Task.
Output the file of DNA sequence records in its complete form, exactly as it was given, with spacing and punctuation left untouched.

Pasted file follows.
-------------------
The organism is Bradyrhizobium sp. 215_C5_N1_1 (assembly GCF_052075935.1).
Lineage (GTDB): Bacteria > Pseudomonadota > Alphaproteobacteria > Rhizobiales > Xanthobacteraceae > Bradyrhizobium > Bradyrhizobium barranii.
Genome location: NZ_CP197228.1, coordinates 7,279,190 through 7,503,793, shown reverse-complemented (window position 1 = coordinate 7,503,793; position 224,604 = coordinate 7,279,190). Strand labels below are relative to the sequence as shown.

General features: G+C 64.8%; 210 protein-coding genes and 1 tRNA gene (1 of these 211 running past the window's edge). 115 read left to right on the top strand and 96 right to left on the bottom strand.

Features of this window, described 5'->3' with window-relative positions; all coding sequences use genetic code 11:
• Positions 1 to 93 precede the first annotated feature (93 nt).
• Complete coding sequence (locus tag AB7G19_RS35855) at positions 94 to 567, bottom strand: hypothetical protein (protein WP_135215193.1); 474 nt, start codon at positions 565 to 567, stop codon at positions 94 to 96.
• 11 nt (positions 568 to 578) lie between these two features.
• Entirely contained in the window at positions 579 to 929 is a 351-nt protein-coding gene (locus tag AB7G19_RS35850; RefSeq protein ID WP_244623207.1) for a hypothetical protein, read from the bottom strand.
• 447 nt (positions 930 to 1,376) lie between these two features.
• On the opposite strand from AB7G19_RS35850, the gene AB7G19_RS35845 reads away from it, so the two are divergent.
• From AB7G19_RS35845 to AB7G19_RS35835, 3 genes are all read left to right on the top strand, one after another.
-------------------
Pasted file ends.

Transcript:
The organism is Bradyrhizobium sp. 215_C5_N1_1 (assembly GCF_052075935.1).
Lineage (GTDB): Bacteria > Pseudomonadota > Alphaproteobacteria > Rhizobiales > Xanthobacteraceae > Bradyrhizobium > Bradyrhizobium barranii.
Genome location: NZ_CP197228.1, coordinates 7,279,190 through 7,503,793, shown reverse-complemented (window position 1 = coordinate 7,503,793; position 224,604 = coordinate 7,279,190). Strand labels below are relative to the sequence as shown.

General features: G+C 64.8%; 210 protein-coding genes and 1 tRNA gene (1 of these 211 running past the window's edge). 115 read left to right on the top strand and 96 right to left on the bottom strand.

Features of this window, described 5'->3' with window-relative positions; all coding sequences use genetic code 11:
• Positions 1 to 93 precede the first annotated feature (93 nt).
• Complete coding sequence (locus tag AB7G19_RS35855) at positions 94 to 567, bottom strand: hypothetical protein (protein WP_135215193.1); 474 nt, start codon at positions 565 to 567, stop codon at positions 94 to 96.
• 11 nt (positions 568 to 578) lie between these two features.
• Entirely contained in the window at positions 579 to 929 is a 351-nt protein-coding gene (locus tag AB7G19_RS35850; RefSeq protein ID WP_244623207.1) for a hypothetical protein, read from the bottom strand.
• 447 nt (positions 930 to 1,376) lie between these two features.
• On the opposite strand from AB7G19_RS35850, the gene AB7G19_RS35845 reads away from it, so the two are divergent.
• From AB7G19_RS35845 to AB7G19_RS35835, 3 genes are all read left to right on the top strand, one after another.